Is anyone else having trouble seeing their accounts right now?

Paul Downs founded Paul Downs Cabinetmakers in 1986. It is based outside Philadelphia.

The Cost of Putting the Merrill Lynch Merger Behind It

Bank of America has resolved one of the largest and most embarrassing pieces of litigation related to its merger with Merrill Lynch in 2008. But the settlement comes with a pretty hefty price tag, since the bank has agreed to pay $2.43 billion to end the lawsuit. That monetary award ranks it as one of the largest settlements in a securities class-action case, behind the settlement over the disastrous AOL-Time Warner merger.

The acquisition of Merrill caused Bank of America plenty of headaches by adding toxic mortgage assets to its balance sheet on top of what the bank took on when it bought Countrywide Financial. The bank has also been fighting with Fannie Mae and Freddie Mac over whether it will have to take back bad mortgages packaged into mortgage-backed securities.

The lawsuit that was settled on Friday accused Bank of America of misleading its shareholders in soliciting their votes for the merger by not disclosing the deterioration in Merrill’s financial position. It also faults the bank for approving $5.8 million in bonuses to its executives despite the problems.

The net result was that Bank of America’s shareholders approved the acquisition of Merrill at a higher price than should have been paid. And because damages are calculated in a securities fraud claim based on this measure, the claims had the potential to reach $50 billion – the difference between what Bank of America paid for Merrill and what it was worth at the time of the acquisition.

The $2.43 billion payment comes on top of the $20 million settlement resolving a shareholder derivative action in May, and the $150 million penalty imposed in 2010 in a case filed by the Securities and Exchange Commission over the proxy disclosure.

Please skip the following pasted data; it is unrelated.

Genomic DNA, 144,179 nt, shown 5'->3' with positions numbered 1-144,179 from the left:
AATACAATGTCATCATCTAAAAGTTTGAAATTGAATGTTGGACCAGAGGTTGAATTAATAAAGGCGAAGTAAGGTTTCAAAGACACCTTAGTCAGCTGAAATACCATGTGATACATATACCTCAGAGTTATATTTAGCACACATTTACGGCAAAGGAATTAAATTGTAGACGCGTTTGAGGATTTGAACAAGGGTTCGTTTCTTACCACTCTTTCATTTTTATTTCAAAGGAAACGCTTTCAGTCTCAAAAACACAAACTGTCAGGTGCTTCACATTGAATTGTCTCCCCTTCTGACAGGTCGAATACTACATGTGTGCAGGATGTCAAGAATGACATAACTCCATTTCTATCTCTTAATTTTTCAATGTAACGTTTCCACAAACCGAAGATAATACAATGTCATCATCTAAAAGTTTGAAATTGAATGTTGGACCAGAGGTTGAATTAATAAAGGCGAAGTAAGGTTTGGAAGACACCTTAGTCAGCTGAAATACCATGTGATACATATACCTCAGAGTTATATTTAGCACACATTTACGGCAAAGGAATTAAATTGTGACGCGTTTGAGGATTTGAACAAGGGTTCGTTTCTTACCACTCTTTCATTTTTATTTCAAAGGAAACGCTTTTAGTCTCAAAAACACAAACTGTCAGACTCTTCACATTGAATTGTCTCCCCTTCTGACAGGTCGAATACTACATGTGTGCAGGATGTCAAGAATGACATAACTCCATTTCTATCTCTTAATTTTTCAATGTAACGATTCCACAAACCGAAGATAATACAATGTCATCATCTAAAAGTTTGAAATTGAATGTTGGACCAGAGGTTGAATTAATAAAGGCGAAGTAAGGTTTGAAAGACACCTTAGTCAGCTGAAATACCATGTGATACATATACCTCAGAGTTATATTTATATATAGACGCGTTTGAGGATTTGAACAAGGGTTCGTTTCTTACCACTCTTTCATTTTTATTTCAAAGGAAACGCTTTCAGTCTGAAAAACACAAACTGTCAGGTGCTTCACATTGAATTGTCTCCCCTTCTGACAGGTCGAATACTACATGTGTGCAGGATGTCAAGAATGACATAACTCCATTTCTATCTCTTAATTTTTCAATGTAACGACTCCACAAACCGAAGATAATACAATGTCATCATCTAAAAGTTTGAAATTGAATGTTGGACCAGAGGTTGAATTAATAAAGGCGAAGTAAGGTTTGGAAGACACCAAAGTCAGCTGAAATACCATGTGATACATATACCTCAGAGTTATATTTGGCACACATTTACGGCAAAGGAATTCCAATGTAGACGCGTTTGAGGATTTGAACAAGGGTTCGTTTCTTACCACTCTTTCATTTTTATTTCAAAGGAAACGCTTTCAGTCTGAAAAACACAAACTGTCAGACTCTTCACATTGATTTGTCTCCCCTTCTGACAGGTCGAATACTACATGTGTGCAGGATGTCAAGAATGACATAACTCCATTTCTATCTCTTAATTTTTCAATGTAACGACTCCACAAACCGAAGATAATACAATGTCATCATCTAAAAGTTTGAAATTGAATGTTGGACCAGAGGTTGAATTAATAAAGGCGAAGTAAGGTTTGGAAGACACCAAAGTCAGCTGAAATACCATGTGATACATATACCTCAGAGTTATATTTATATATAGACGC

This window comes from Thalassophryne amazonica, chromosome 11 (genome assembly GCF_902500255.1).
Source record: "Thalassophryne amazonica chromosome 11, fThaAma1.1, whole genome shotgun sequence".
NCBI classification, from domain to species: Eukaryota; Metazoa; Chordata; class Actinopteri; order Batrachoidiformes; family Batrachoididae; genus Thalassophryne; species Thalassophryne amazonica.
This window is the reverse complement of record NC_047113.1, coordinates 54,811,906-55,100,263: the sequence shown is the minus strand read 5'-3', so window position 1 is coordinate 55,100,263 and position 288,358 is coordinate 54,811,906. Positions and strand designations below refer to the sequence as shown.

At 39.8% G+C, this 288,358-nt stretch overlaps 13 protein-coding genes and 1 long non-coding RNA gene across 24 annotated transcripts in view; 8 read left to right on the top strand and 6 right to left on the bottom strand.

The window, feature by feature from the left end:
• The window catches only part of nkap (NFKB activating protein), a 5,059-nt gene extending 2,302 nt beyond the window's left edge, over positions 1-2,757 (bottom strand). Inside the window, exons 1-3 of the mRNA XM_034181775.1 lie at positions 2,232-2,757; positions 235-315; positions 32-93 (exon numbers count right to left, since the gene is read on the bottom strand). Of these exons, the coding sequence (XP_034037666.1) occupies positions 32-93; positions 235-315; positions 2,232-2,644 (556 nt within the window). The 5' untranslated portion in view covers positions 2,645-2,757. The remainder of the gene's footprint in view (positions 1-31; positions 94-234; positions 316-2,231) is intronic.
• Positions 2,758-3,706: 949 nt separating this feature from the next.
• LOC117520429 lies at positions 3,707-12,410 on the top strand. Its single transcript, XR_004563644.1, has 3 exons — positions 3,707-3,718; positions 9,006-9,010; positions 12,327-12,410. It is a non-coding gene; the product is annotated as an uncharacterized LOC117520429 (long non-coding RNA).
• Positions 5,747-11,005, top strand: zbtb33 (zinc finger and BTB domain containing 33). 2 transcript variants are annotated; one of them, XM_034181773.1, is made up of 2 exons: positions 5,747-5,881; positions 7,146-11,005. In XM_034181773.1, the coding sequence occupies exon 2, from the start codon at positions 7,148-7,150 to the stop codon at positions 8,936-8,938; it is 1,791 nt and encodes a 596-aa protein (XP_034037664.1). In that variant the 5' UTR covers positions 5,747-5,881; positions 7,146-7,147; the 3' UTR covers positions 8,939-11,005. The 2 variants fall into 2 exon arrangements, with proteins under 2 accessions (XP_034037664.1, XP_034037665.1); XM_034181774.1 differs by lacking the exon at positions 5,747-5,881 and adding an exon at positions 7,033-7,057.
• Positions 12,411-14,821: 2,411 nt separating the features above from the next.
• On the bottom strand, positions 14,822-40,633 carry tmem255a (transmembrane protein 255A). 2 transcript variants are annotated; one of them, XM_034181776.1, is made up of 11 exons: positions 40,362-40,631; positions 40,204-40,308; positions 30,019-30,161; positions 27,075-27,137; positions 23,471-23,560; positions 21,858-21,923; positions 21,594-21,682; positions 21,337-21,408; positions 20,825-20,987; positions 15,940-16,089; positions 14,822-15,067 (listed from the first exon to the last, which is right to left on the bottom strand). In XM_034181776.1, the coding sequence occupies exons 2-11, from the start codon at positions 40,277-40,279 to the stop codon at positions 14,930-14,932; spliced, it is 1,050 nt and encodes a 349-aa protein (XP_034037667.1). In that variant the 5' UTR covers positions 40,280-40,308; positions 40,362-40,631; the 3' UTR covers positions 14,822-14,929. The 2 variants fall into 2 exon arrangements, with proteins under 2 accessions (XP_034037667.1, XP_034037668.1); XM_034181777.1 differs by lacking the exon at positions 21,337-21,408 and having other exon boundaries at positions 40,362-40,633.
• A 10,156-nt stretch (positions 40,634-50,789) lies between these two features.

The S.E.C. settlement originally called for the bank to pay only $33 million, but United States District Court Judge Jed S. Rakoff rejected it because it would have been unfair for shareholders to foot the bill when th ey were on the receiving end of the faulty disclosures in the proxy solicitation.

Bank of America disclosed that the payment for the latest settlement would come from its litigation reserves, including an additional $1.6 billion it is adding this quarter to cover the costs of its litigation. That is a pretty significant hit to its bottom line.

But like all such settlements, it does not come with any admission of liability, and the bank asserted in a statement that it was done “to eliminate the uncertainties, burden and expense of further protracted litigation.” Ultimately, as much as the payment hurts, Bank of America is probably quite happy with the settlement given that it could have potentially faced billions of dollars more in liability in the case.

Investors, however, won’t be the ones to get rich from this payment. Bank of America will be using its own money to pay those who were shareholders at the time of the Merrill merger. In other words, as Judge Rakoff complained about the S.E.C. settlement, the current shareholders will be paying previous ones.

Moreover, up to a third of the settlement amount could go to the plaintiffs’ lawyers. The people who led Bank of America at the time – including the former chief executive Kenneth D. Lewis – will not pay a dime because the company is required to pick up their legal expenses as part of their executive contracts.

Also as part of the latest settlement, the bank agreed to continue until 2015 a number of corporate governance measures that it first put in place as part of its agreement with the S.E.C. in 2010. The cost of these measures will be minimal and not require the commitment any significant resources.

That leaves one last piece of litigation outstanding from the Merrill acquisition: a lawsuit by then New York Attorney General Andrew M. Cuomo for a violation of the Martin Act, the state’s broad securities fraud law. Filed on the same day that the S.E.C. settled its case, it accuses the bank, Mr. Lewis, and the former chief financial officer Joseph L. Price of misleading shareholders about Merrill’s financial condition.